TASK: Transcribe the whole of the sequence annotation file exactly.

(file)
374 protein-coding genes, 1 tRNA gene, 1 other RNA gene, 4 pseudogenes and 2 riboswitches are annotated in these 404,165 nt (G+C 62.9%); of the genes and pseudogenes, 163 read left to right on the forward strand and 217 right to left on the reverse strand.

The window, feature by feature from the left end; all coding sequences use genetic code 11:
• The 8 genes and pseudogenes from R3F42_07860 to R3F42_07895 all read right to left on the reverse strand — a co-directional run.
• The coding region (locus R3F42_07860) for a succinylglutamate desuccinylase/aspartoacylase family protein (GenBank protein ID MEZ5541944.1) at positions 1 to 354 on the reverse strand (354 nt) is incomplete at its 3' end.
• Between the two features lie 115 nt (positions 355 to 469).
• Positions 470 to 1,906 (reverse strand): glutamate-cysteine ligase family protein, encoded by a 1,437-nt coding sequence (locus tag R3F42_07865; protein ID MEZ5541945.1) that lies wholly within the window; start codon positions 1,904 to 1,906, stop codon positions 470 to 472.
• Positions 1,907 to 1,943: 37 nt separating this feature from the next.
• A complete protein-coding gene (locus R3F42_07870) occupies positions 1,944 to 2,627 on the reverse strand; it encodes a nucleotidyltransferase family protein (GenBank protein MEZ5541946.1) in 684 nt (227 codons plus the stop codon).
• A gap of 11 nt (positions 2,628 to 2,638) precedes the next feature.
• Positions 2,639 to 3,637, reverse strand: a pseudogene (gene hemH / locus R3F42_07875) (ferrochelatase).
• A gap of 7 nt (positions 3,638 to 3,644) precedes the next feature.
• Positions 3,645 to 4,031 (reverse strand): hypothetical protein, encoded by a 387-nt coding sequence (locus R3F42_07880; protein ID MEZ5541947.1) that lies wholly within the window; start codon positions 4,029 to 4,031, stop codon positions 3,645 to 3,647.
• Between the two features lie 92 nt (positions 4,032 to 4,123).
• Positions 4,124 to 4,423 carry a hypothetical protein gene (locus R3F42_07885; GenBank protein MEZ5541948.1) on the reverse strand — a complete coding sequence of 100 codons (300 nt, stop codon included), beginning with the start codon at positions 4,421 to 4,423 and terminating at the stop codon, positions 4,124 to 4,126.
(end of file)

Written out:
374 protein-coding genes, 1 tRNA gene, 1 other RNA gene, 4 pseudogenes and 2 riboswitches are annotated in these 404,165 nt (G+C 62.9%); of the genes and pseudogenes, 163 read left to right on the forward strand and 217 right to left on the reverse strand.

The window, feature by feature from the left end; all coding sequences use genetic code 11:
• The 8 genes and pseudogenes from R3F42_07860 to R3F42_07895 all read right to left on the reverse strand — a co-directional run.
• The coding region (locus R3F42_07860) for a succinylglutamate desuccinylase/aspartoacylase family protein (GenBank protein ID MEZ5541944.1) at positions 1 to 354 on the reverse strand (354 nt) is incomplete at its 3' end.
• Between the two features lie 115 nt (positions 355 to 469).
• Positions 470 to 1,906 (reverse strand): glutamate-cysteine ligase family protein, encoded by a 1,437-nt coding sequence (locus tag R3F42_07865; protein ID MEZ5541945.1) that lies wholly within the window; start codon positions 1,904 to 1,906, stop codon positions 470 to 472.
• Positions 1,907 to 1,943: 37 nt separating this feature from the next.
• A complete protein-coding gene (locus R3F42_07870) occupies positions 1,944 to 2,627 on the reverse strand; it encodes a nucleotidyltransferase family protein (GenBank protein MEZ5541946.1) in 684 nt (227 codons plus the stop codon).
• A gap of 11 nt (positions 2,628 to 2,638) precedes the next feature.
• Positions 2,639 to 3,637, reverse strand: a pseudogene (gene hemH / locus R3F42_07875) (ferrochelatase).
• A gap of 7 nt (positions 3,638 to 3,644) precedes the next feature.
• Positions 3,645 to 4,031 (reverse strand): hypothetical protein, encoded by a 387-nt coding sequence (locus R3F42_07880; protein ID MEZ5541947.1) that lies wholly within the window; start codon positions 4,029 to 4,031, stop codon positions 3,645 to 3,647.
• Between the two features lie 92 nt (positions 4,032 to 4,123).
• Positions 4,124 to 4,423 carry a hypothetical protein gene (locus R3F42_07885; GenBank protein MEZ5541948.1) on the reverse strand — a complete coding sequence of 100 codons (300 nt, stop codon included), beginning with the start codon at positions 4,421 to 4,423 and terminating at the stop codon, positions 4,124 to 4,126.